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Evapotranspiration (ET) is the process by which the land surface returns water to the atmosphere in the form of moisture. ET is a very important part of the water cycle in the Earth system. It is the sum of evaporation from bare soil and transpiration from vegetation. For a given watershed, the supply of water from precipitation, surface and groundwater can be depleted via ET. Therefore, estimating the amount of ET is crucial for calculating the overall water budget and for effective water management. Since ET indicates loss of moisture from the soil and vegetation, monitoring ET on agricultural fields helps with crop irrigation activities and water conservation.
Because ET depends on land surface characteristics such as type of vegetation and soil moisture, available heat energy from sunlight, and atmospheric weather conditions; it is not possible to measure ET directly. Remote sensing observations provide several of the land and atmospheric parameters useful for estimating ET. Several methodologies have been developed using various satellite observations to estimate ET over the past two decades. These ET products are used for a variety of applications from the farm scale to the watershed scale.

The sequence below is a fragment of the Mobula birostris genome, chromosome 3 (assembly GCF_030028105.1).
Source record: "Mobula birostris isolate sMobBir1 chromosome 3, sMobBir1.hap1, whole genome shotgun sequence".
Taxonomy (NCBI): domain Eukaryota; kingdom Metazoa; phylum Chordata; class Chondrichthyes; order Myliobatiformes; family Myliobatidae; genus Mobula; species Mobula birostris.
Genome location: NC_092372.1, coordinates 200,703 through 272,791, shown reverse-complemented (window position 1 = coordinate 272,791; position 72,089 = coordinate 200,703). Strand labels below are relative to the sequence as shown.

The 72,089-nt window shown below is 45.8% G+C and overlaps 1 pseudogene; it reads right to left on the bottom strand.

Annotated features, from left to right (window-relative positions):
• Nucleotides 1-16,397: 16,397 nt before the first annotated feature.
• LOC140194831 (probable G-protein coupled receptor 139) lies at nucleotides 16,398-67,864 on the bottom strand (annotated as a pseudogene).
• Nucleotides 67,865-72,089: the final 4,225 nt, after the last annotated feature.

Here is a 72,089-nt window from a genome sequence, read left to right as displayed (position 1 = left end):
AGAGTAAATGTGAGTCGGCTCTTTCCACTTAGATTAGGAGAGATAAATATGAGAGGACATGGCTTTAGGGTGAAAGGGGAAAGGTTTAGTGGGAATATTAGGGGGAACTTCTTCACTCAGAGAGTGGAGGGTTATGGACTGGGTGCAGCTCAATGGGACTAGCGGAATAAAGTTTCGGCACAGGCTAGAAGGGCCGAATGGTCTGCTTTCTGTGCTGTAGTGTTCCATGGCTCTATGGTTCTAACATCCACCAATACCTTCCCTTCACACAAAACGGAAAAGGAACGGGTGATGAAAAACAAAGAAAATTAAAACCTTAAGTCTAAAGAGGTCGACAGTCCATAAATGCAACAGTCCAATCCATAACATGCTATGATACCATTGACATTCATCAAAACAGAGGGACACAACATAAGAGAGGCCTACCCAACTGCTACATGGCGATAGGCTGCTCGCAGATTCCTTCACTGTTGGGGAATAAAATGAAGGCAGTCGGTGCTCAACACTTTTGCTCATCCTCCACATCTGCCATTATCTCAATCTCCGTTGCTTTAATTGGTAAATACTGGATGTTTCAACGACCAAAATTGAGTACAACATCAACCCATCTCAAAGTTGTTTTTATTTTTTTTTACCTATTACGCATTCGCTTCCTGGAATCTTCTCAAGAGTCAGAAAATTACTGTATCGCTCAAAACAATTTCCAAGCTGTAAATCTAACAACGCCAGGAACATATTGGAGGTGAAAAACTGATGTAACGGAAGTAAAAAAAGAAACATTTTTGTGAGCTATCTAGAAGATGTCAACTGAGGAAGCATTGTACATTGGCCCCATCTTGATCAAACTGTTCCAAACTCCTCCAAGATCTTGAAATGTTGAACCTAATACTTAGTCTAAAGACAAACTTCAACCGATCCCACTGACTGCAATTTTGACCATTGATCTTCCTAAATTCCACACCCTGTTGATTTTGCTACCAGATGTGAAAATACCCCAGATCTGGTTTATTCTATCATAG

This 3-part webinar series focuses on introducing newly available ET products derived from remote sensing observations. It will specifically cover a web portal called OpenET (https://openetdata.org/), which includes ET products estimated by using six models as well as Landsat satellite observations. These ET products cover the western United States. In addition, information about global ET products derived from ECOsystem Spaceborne Thermal Radiometer Experiment on the Space Station (ECOSTRESS) will also be covered. The webinar series will provide details about OpenET and ECOSTRESS ET products, demonstrations and hands-on exercises for data access and analysis, and examples of applications of the data.